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Comments 16

  1. Scot McPherson

    Hi Theresa,
    This is a great idea. While learning about ways to build and develop schooner camp, I have been looking at research and learning opportunities we and the sail-campers can participate in while we are underway up and down the New England coast. I think it will give added value to our mission as well as added value to our campers sense of worth and membership as custodians of our planet.

    Thanks,
    Scot McPherson
    @SchoonerCamp

  2. Dave

    Teresa,

    Growing up on the ocean and boating my entire life I feel at one with the ocean. My wife and I do what we can to help by picking up floating trash and do our own beach clean up days, try and reduce one use plastics, also have changed our lifestyle of eating as to not contribute to industrial agriculture, but we feel like that’s not enough. It’s hard watching these documentaries about the health of our oceans and then not have the time to help because of the 40 work week. We want to get more involved so that our voices can be heard.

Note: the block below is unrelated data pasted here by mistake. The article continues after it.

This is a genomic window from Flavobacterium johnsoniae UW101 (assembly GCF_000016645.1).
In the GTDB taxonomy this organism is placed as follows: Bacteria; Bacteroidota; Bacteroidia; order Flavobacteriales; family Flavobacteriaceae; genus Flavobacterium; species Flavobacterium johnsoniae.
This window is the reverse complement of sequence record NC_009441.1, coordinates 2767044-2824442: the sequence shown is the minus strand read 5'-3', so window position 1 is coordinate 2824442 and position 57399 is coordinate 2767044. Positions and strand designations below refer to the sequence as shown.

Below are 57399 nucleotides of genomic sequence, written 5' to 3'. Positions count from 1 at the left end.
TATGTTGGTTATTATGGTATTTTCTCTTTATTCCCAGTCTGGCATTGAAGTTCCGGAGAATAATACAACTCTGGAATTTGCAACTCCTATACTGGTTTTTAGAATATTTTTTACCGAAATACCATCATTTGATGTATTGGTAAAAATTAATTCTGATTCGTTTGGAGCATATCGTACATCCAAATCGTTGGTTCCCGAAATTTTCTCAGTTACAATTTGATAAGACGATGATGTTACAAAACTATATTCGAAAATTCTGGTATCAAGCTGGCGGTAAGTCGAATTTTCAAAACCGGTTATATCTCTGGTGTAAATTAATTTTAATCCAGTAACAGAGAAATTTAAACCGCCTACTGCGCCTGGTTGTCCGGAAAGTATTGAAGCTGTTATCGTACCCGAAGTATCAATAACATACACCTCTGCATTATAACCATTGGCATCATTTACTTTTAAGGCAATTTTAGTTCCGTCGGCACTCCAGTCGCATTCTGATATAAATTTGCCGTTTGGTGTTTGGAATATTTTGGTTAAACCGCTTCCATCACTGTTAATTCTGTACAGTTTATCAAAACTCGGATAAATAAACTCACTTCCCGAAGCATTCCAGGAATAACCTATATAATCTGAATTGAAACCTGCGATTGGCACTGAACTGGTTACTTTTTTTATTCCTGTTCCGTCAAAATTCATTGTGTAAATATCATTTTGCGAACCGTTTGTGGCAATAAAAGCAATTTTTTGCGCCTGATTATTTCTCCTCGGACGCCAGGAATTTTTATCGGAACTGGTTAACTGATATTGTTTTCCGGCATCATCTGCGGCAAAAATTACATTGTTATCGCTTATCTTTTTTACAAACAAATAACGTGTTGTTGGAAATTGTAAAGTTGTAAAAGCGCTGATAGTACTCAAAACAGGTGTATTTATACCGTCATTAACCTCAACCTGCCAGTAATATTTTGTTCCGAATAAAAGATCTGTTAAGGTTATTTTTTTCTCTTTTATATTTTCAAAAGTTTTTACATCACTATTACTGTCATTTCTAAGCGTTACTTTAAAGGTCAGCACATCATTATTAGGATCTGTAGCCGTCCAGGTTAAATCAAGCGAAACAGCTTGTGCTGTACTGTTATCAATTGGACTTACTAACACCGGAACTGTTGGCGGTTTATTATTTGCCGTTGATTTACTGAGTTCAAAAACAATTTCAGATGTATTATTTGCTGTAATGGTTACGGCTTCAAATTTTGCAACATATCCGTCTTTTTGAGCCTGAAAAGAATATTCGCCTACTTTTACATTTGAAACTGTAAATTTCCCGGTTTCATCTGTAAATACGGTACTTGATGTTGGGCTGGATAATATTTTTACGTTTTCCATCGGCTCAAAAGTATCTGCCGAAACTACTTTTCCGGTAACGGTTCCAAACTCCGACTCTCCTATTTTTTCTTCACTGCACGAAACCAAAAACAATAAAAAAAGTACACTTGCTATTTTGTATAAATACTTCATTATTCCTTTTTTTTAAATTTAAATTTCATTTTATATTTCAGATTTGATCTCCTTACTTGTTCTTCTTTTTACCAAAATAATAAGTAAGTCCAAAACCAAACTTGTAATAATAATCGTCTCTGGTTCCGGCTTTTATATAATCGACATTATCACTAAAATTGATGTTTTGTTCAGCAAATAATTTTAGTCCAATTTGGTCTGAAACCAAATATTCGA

3. Glenn

    BCS…hmmm.

    1)Cruisers are often at retirement age and feel the effects of an active lifestyle with aches.
    2)It’s a radical break with the comfortable.
    3)Grandkids
    4)Children today seem to cling to their parents for “help” much later in life.
    5)Full time life aboard is not a perm-vacation.
    6)Long term couples who rarely saw each other because of work and family find relationship issues.
    7) Too much boat with too much breakable gear.

    I think you will find these things are way ahead of the list of the 2 year cruising cycle than BCS. Rving and other similar radical lifestyle changes embarked on by retirees find a similar fate in a similar timeframe.

    BCS….no ADHD…maybe

    1. Doug

      Yes I would have to agree. The majority of people likely do not do their homework when it comes to starting a new adventure; not to mention all the factors you listed which are not often considered. How many times have we all started something only to find out we did not really like it.